September 11 Responders and Legislators Ring Closing Bell at NYSE to Celebrate Zadroga Act ReauthorizationMar 3, 2016
U.S. Representatives Carolyn B. Maloney, Jerrold Nadler, and Dan Donovan, along with 9/11 survivors, responders and doctors, rang the closing bell at the New York Stock Exchange on February 22, 2016 to celebrate the reauthorization of the James Zadroga 9/11 Health and Compensation Act.
Rep. Maloney, with Reps. Nadler, Donovan and Peter King, introduced the legislation in the House. The reauthorization was attached to a year-end omnibus spending bill signed into law by President Barack Obama in December 2015, the Brooklyn Daily Eagle reports. A coalition of legislators and organizations including Citizens for the Extension of the James Zadroga Act, the FealGood Foundation, the Uniformed Firefighters Association, the Uniformed Fire Officers Association and Council District 37 worked together for the reauthorization. More than a dozen responders, survivors and doctors joined the legislators for the closing bell event.
The Zadroga Act, passed in 2010, provides health benefits and compensation to 9/11 responders and survivors who suffer illnesses and injuries from the September 11, 2001 terrorist attacks. The act was named for police officer James Zadroga, who died in January 2006 from illness caused by toxic exposures at ground zero.
Under the reauthorization, health benefits are extended for 75 years—until 2090—the New York Daily News reports. The World Trade Center Health Program expired in October 2015 and was continuing to run running on remaining funds but would have lapsed entirely in 2016, if reauthorization had not occurred. The Victim Compensation Fund was scheduled to expire in October 2016, but is now extended for another five years. The VC provides benefits to first responders too sick to work and to their families.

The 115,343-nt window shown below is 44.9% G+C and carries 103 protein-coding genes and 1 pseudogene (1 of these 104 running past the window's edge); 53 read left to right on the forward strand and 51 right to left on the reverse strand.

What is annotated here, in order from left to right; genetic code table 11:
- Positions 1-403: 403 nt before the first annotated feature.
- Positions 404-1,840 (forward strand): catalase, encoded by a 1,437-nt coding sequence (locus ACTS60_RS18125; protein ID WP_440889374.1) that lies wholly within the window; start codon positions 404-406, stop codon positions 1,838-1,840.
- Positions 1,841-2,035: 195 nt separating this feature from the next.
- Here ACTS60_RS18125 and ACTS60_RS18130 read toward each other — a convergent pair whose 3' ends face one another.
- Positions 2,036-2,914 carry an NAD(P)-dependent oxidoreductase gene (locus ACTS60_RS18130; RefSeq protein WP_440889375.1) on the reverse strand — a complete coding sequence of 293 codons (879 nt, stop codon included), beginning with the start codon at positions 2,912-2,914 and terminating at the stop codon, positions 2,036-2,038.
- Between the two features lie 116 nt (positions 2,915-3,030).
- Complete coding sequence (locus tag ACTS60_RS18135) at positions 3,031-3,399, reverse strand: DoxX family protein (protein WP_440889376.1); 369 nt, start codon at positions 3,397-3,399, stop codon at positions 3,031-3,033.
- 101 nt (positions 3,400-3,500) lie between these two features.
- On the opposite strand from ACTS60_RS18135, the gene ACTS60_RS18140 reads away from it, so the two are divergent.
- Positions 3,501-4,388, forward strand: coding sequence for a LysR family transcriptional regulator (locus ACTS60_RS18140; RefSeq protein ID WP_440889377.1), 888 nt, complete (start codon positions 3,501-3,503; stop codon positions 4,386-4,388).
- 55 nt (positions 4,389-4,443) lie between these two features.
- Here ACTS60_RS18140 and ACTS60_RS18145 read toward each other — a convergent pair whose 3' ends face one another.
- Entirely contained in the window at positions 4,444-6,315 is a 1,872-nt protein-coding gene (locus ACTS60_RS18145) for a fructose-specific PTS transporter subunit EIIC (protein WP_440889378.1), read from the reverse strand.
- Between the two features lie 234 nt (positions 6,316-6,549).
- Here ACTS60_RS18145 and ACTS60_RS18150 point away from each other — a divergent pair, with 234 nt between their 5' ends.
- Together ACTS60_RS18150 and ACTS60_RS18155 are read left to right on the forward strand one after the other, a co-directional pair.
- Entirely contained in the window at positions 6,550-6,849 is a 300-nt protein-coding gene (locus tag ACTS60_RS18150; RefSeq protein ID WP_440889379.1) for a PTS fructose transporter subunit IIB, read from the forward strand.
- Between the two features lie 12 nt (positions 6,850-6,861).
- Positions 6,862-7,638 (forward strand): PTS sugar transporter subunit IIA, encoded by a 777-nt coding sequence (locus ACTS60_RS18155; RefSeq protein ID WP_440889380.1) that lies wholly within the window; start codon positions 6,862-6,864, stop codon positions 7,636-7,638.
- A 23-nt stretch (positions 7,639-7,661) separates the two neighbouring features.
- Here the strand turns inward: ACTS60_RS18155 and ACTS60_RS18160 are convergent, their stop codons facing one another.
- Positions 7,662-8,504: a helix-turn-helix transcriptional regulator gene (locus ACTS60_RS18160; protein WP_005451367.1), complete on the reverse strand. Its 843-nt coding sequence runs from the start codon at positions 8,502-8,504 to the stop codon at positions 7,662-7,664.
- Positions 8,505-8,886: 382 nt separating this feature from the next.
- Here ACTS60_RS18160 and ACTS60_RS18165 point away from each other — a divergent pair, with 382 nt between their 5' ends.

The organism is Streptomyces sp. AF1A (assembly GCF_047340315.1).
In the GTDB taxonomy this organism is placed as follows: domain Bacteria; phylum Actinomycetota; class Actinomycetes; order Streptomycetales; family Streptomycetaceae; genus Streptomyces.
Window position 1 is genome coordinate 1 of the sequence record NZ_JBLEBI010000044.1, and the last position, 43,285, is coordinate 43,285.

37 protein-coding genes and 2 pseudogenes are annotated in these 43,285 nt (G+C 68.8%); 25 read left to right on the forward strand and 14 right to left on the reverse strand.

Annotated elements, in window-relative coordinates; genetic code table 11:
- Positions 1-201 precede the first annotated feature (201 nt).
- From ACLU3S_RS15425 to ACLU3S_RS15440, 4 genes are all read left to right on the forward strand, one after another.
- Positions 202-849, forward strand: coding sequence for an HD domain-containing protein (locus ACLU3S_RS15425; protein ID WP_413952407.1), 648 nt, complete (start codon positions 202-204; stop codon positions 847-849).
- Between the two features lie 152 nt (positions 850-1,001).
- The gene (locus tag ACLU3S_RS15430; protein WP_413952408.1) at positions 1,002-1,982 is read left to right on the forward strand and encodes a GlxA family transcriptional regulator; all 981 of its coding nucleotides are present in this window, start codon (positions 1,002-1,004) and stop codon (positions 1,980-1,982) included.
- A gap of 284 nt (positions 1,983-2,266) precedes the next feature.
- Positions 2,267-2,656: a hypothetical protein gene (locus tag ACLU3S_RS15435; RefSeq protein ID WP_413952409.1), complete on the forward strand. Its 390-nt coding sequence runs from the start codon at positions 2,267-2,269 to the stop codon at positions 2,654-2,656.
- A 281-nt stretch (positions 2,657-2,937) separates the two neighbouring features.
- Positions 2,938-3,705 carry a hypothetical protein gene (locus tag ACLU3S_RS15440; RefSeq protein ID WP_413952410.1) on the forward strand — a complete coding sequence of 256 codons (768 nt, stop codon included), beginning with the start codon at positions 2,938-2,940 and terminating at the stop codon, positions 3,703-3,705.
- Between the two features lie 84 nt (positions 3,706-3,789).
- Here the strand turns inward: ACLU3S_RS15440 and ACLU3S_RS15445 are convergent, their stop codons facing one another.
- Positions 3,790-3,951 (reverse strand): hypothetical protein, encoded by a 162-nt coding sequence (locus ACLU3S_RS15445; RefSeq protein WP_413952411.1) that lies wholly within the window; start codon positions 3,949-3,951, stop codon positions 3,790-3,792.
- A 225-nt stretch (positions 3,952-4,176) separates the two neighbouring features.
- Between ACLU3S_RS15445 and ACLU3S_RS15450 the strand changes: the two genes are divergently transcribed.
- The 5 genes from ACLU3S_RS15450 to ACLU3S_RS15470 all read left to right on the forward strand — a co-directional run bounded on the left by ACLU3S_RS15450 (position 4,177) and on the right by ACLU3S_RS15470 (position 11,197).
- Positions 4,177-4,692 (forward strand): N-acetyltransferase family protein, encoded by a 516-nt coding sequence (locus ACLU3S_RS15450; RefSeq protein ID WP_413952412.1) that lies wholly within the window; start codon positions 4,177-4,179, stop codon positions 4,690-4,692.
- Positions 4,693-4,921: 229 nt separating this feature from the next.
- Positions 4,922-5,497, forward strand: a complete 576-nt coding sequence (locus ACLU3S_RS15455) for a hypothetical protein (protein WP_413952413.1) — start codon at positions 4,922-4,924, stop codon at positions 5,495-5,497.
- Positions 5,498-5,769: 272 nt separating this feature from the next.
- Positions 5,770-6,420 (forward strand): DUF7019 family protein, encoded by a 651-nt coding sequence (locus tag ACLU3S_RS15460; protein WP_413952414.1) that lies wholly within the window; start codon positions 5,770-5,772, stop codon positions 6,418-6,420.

"Today, more than 70,000 of responders and survivors rely on the World Trade Center Health Program for medical monitoring and treatment for 9/11 related illnesses," Rep. Maloney said on Monday, the Daily Eagle reports. "The September 11th Victim Compensation Fund is also there to help these men and women become financially whole again."
In the face of the expiration of funding, "last year, brave men and women locked arms and took to the halls of Congress to make their case. They demanded not just to be heard, but for Congress to act, and they won. Today we celebrate that victory," Maloney said. New York Senators Kirsten Gillibrand, a leader in both the original passage and the reauthorization, and Chuck Schumer were part of the bipartisan coalition that lobbied for reauthorization.
Citizens for Extension of the Zadroga Act says that about 33,000 responders and survivors suffer a variety of illnesses, including chronic respiratory conditions and gastric reflux. Researchers have identified more than 50 types of cancer linked to toxins released when the twin towers fell. Some responders and survivors became ill soon after 9/11, but many of 9/11-related illnesses took years to emerge. Tens of thousands of people—first responders, those who fled the buildings on 9/11, rescue and recovery workers, and local residents—were exposed to toxins. Health experts expect illnesses to continue to develop for years to come, which is why the health care and monitoring provided by the Zadroga Act remain important.